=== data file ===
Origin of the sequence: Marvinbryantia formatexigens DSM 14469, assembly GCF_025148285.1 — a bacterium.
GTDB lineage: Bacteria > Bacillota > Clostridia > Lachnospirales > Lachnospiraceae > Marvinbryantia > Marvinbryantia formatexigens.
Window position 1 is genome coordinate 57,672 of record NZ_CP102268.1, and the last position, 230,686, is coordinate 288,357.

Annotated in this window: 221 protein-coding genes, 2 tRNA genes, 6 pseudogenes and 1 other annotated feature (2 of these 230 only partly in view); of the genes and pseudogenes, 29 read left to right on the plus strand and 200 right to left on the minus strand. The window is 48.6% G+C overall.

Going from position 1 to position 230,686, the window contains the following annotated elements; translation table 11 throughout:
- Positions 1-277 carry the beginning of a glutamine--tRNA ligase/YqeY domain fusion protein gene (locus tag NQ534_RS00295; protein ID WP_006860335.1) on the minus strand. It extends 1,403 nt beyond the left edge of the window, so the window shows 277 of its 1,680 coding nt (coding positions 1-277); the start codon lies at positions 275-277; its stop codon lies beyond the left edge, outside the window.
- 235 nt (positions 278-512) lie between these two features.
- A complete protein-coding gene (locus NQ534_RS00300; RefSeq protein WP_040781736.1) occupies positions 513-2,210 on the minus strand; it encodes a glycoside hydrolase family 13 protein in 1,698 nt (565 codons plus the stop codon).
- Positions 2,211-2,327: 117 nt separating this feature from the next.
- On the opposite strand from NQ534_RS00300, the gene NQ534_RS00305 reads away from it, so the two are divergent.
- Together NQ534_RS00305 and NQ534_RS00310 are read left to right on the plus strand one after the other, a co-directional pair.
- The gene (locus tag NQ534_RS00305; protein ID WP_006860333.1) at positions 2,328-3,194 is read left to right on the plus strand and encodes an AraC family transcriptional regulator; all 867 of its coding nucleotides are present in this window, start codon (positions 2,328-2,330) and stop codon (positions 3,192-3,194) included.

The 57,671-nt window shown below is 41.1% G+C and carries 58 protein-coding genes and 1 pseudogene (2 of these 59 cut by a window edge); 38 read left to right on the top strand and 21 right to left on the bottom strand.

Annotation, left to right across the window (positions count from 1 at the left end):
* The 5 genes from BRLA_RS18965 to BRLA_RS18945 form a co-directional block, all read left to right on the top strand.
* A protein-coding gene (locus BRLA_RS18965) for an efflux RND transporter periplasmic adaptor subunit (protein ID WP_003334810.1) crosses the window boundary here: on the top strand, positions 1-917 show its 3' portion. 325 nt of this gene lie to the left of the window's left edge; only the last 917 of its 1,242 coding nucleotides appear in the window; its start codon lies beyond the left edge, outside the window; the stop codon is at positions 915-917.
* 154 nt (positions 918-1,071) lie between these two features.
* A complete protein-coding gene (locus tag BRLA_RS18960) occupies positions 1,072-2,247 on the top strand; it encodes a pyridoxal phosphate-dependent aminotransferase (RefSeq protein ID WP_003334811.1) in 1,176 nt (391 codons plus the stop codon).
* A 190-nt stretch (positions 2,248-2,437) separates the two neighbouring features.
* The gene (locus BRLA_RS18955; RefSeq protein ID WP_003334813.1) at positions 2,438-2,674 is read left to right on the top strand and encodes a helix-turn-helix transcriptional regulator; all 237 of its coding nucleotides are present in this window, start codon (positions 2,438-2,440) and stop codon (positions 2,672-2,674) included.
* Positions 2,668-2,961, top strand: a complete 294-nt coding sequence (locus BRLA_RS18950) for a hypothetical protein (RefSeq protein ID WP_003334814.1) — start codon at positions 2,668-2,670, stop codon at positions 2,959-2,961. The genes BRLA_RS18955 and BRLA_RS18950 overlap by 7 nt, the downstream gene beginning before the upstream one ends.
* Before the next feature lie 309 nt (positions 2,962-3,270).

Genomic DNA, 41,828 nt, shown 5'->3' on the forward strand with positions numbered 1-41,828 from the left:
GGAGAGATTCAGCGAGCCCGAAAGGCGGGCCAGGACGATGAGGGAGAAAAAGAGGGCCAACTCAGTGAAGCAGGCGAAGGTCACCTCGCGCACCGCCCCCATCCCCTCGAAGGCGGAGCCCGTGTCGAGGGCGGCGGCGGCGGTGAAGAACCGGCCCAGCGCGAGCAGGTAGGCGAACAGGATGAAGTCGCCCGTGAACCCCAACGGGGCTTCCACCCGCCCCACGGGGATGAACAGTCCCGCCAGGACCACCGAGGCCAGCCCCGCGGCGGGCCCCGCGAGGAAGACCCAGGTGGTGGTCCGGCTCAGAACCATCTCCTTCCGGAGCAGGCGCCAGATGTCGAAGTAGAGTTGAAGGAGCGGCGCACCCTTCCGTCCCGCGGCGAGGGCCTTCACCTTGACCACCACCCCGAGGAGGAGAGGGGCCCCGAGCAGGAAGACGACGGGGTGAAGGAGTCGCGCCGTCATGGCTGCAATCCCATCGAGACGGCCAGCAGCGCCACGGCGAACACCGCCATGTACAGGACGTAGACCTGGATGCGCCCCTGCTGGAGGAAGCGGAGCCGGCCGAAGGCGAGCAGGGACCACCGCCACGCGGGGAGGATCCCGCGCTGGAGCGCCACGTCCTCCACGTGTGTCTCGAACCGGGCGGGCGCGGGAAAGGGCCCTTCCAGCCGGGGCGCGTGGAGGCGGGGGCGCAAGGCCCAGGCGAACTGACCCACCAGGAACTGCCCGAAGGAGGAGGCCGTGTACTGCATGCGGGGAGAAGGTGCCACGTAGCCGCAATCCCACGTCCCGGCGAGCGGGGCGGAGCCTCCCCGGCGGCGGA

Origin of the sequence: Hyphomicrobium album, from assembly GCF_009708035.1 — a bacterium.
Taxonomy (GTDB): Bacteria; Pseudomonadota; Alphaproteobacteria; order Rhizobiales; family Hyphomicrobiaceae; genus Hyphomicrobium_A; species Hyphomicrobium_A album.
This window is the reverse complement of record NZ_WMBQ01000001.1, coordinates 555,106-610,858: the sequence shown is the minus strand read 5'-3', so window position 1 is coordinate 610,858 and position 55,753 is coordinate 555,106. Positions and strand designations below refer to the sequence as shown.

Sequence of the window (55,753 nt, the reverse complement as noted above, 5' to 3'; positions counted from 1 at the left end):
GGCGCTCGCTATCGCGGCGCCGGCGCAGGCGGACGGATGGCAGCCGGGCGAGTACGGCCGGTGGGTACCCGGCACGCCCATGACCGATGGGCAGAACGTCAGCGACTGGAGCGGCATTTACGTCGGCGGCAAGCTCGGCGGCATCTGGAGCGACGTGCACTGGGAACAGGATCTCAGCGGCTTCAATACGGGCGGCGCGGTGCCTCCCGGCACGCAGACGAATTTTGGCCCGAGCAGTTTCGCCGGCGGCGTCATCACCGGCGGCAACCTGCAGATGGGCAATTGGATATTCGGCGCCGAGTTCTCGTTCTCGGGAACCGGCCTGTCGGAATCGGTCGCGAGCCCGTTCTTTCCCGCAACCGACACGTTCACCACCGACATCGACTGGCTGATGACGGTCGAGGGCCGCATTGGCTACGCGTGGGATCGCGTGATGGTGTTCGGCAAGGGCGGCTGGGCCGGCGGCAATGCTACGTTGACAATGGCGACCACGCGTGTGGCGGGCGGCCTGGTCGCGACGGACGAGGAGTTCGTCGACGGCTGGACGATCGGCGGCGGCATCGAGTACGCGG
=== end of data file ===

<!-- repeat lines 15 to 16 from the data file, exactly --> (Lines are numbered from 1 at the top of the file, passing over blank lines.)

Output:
* The 5 genes from BRLA_RS18965 to BRLA_RS18945 form a co-directional block, all read left to right on the top strand.
* A protein-coding gene (locus BRLA_RS18965) for an efflux RND transporter periplasmic adaptor subunit (protein ID WP_003334810.1) crosses the window boundary here: on the top strand, positions 1-917 show its 3' portion. 325 nt of this gene lie to the left of the window's left edge; only the last 917 of its 1,242 coding nucleotides appear in the window; its start codon lies beyond the left edge, outside the window; the stop codon is at positions 915-917.